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Officials: Dreamliner battery not defective

Safety officials say that manufacturing defects did not cause battery problems on Boeing 787s earlier this month.
Last Modified: 29 Jan 2013 12:55
The 787 is the first passenger jet to use lithium-ion batteries for back-up and auxiliary power [Reuters]

Japanese officials investigating alleged defects in the battery of a Boeing 787 Dreamliner that made an emergency landing earlier this month say that the manufacturing process did not cause problems inside the battery.

GS Yuasa, the Japanese battery maker, has been at the center of the controversy surrounding alleged problems with the battery of an All Nippon Airways 787 which made an emergency landing in Japan on January 16. 

"There were several reports on quality control issues, but there was nothing that would have caused an immediate problem inside the battery," said Shigeru Takano, director of the air transport safety unit of the Civil Aviation Bureau, on Monday. 

US and Japanese authorities are investigating fire and smoke incidents with lithium-ion batteries on two seperate Dreamliners in recent weeks, prompting aviation officials to ground the aircraft indefinitely.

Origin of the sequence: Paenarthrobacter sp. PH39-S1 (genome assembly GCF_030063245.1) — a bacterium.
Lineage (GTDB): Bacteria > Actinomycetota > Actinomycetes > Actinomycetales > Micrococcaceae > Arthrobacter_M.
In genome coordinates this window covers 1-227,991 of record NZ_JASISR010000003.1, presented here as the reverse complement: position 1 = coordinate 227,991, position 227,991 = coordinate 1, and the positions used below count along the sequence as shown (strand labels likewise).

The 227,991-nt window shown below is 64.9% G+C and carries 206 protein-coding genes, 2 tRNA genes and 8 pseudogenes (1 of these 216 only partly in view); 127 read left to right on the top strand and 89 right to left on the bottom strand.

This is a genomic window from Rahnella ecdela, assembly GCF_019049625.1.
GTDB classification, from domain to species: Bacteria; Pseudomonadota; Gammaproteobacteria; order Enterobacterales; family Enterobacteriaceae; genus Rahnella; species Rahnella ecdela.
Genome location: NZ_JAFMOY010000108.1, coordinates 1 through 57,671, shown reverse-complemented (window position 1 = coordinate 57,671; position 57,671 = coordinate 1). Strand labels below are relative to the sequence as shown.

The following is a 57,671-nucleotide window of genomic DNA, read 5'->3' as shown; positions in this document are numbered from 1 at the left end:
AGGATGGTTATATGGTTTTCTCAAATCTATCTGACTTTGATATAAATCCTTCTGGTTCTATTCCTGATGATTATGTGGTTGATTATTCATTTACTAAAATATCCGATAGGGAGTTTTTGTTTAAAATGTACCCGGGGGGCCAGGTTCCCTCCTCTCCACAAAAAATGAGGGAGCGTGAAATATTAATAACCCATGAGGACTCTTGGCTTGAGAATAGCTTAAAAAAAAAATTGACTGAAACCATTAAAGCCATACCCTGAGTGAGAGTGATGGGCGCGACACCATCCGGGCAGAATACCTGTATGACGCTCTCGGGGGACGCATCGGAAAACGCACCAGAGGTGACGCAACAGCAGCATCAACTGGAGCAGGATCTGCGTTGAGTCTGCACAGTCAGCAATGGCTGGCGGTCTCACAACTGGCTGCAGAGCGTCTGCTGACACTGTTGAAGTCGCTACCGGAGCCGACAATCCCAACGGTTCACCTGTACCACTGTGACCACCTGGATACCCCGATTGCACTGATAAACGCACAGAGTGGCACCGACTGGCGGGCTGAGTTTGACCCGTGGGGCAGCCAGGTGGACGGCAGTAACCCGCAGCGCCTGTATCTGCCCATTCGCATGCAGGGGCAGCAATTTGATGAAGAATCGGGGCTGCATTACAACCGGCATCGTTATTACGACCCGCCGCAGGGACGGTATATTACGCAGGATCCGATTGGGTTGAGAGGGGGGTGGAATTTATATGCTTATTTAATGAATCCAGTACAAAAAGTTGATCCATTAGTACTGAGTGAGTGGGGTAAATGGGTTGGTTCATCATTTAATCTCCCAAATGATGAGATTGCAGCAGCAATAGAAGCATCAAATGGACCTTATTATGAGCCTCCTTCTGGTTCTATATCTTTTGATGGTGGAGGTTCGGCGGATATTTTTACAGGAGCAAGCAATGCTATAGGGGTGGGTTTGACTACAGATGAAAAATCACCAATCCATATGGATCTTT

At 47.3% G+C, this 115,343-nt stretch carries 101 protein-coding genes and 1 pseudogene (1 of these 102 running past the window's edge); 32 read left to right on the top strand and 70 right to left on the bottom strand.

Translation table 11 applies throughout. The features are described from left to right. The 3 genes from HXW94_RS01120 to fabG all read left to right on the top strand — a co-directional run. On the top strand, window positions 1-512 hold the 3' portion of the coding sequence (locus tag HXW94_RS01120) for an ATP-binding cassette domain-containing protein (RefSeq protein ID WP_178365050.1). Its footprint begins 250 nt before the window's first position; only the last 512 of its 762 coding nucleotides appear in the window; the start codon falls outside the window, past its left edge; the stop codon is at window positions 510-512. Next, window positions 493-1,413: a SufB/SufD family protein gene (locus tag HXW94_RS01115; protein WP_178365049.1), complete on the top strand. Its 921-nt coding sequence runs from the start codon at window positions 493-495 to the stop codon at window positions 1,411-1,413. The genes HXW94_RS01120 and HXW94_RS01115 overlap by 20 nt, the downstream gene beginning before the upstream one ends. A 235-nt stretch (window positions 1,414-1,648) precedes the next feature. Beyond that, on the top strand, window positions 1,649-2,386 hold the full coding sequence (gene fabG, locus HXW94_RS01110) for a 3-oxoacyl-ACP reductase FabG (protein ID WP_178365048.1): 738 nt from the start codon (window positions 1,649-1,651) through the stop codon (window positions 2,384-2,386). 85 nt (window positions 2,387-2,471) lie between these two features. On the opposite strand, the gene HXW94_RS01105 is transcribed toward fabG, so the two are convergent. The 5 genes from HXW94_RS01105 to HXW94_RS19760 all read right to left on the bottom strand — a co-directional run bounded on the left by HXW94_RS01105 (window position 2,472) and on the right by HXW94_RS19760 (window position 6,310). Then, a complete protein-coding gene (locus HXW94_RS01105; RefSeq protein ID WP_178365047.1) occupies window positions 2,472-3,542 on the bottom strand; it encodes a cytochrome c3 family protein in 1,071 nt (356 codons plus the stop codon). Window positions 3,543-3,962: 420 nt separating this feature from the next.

On Sunday, US safety regulators said that "no obvious anomalies were found" in their initial investigation of an undamaged battery aboard a Dreamliner which caught fire while parked at Boston's Logan international airport.

Boeing's chief rival, Airbus, had warned the airline industry of risks related to lithium batteries in March 2012, citing the risk of flames, explosion, smoke or leakage in the event of uncontrolled battery overheating.

Airbus, however, plans on using lithium-ion batteries on its upcoming A350 jetliner.

Stefan Schaffrath, a spokesperson for Airbus, said "Airbus will carefully study recommendations that come out of the 787 investigation and evaluate whether they apply to the A350."

The 787 is the first passenger jet to use lithium-ion batteries for back-up and auxiliary power.

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